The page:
Writing Workshop
For Kate and Hudson

We all praised most the details:
“he left four lonely purple cone 
flowers, two brown eyed Susans standing
in an etched vase against the September sunset”– 
or: “we laughed the stars
from the sky, smoking on your porch;
your fingers pulling and twisting
my hair into braids, my fingers
tucked inside the borrowed sleeves
of your old green sweater”– 

In revisions it was always Chris:
I liked the details you added, then
Vanessa: I really liked the detail you
added, and finally Mark: I have always
liked to read revisions, and I especially liked...
the details you added.
I kicked you under the table, or when
I couldn’t reach, I winked you
into a fit of helpless giggles.
Later we repeated every inflection

over steaming bitter (detailed) coffee.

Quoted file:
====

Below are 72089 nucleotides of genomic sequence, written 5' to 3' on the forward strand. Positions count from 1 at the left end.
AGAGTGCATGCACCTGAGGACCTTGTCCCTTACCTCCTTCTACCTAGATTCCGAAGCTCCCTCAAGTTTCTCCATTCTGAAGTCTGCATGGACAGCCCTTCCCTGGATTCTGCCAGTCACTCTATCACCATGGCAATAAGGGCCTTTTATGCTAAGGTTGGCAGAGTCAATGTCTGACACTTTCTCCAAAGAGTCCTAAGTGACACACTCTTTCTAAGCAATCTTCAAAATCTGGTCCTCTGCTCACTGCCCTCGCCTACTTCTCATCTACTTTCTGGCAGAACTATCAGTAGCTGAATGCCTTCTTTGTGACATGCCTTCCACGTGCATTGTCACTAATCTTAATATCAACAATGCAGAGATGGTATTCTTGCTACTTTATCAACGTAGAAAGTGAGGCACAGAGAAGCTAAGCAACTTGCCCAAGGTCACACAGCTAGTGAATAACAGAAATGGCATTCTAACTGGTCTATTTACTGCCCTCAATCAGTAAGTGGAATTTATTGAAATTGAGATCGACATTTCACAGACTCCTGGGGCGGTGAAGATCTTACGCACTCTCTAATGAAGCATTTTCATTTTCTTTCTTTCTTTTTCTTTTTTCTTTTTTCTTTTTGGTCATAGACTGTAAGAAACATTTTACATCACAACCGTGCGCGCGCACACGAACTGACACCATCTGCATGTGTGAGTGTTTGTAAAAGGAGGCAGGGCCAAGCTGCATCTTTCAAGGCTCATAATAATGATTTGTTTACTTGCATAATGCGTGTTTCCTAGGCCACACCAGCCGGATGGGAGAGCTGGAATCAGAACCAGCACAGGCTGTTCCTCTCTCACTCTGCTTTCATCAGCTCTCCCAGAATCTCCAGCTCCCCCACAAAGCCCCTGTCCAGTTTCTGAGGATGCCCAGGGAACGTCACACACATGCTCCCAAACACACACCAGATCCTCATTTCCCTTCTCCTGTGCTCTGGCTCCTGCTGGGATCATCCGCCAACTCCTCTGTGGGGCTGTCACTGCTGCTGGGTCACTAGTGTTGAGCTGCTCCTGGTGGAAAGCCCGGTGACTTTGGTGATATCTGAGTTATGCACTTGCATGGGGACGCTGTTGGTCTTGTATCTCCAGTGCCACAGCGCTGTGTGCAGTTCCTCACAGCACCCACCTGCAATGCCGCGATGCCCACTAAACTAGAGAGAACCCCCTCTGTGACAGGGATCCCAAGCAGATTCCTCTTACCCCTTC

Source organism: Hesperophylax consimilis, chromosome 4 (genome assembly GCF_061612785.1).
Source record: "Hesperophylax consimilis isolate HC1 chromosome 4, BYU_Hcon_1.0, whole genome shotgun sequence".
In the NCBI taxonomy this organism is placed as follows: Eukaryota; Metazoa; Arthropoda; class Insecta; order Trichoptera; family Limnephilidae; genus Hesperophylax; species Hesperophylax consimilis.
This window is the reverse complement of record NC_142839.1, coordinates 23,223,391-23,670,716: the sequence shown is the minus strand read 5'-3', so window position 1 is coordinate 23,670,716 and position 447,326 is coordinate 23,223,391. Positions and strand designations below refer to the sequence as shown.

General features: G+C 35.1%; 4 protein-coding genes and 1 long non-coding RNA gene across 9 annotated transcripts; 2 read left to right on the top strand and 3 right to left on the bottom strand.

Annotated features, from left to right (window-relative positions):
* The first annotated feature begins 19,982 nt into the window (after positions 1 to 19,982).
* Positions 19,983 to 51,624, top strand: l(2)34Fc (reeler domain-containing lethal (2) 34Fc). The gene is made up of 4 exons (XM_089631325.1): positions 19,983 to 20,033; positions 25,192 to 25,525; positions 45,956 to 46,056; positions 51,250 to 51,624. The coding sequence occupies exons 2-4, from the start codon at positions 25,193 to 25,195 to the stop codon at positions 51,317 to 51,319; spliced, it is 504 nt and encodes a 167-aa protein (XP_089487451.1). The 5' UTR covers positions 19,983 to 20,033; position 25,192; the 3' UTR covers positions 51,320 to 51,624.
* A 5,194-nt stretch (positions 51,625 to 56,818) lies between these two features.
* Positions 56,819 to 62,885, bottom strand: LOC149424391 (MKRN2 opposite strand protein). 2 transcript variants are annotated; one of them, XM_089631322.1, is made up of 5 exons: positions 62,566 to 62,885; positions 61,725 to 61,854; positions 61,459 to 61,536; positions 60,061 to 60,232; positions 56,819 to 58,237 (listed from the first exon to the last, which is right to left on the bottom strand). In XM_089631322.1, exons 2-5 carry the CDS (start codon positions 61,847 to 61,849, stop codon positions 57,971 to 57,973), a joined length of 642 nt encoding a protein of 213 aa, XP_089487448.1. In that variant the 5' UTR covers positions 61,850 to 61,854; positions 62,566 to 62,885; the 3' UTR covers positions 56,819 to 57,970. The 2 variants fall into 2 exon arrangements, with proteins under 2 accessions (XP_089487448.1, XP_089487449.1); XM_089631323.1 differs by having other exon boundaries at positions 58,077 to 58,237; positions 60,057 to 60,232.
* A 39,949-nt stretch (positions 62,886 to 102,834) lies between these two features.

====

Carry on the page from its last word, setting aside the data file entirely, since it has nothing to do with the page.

I elbowed you before class, whispered
urgently, what the hell do I say
about this one?  Rolling your eyes, 
smug, you hissed back: Just say
you really like the details.
It could be a bumper sticker
following every would-be writer, 
a mantra: show, don’t tell.  Add detail 
here.  And the undetailed passages, underlined: trite!

But here, in the wet dusk of a spring
evening, I long to skip the damn details.
Without preface, without textual support, 
without description or metaphor or imagery, 
I want to say: I will miss you.
And plead, please don’t forget.  Me.  Us.
I have been too well trained in the world
of fiction to tell, have been forced into a language
of hyper-truth, believe – as any writer must – 
that any unbridled sentiment is (cliched! Add detail here!)

You are leaving.

In your absence, I will look for you, will
catch a glimpse of you in the corner
of a room, with absent-minded fingers will dial
your number and then remember: she has gone.
To wit: I will miss you. (Trite!  What will you miss?)
And when I hear the Canadian ‘aboot’ or better, 
“I liked the abootness of your details here” –
You will be laughing in my memory, your
grin conspiratorial behind your rings of smoke, 
(I like the detail you added) eyes twinkling in my margins.

13 May 2001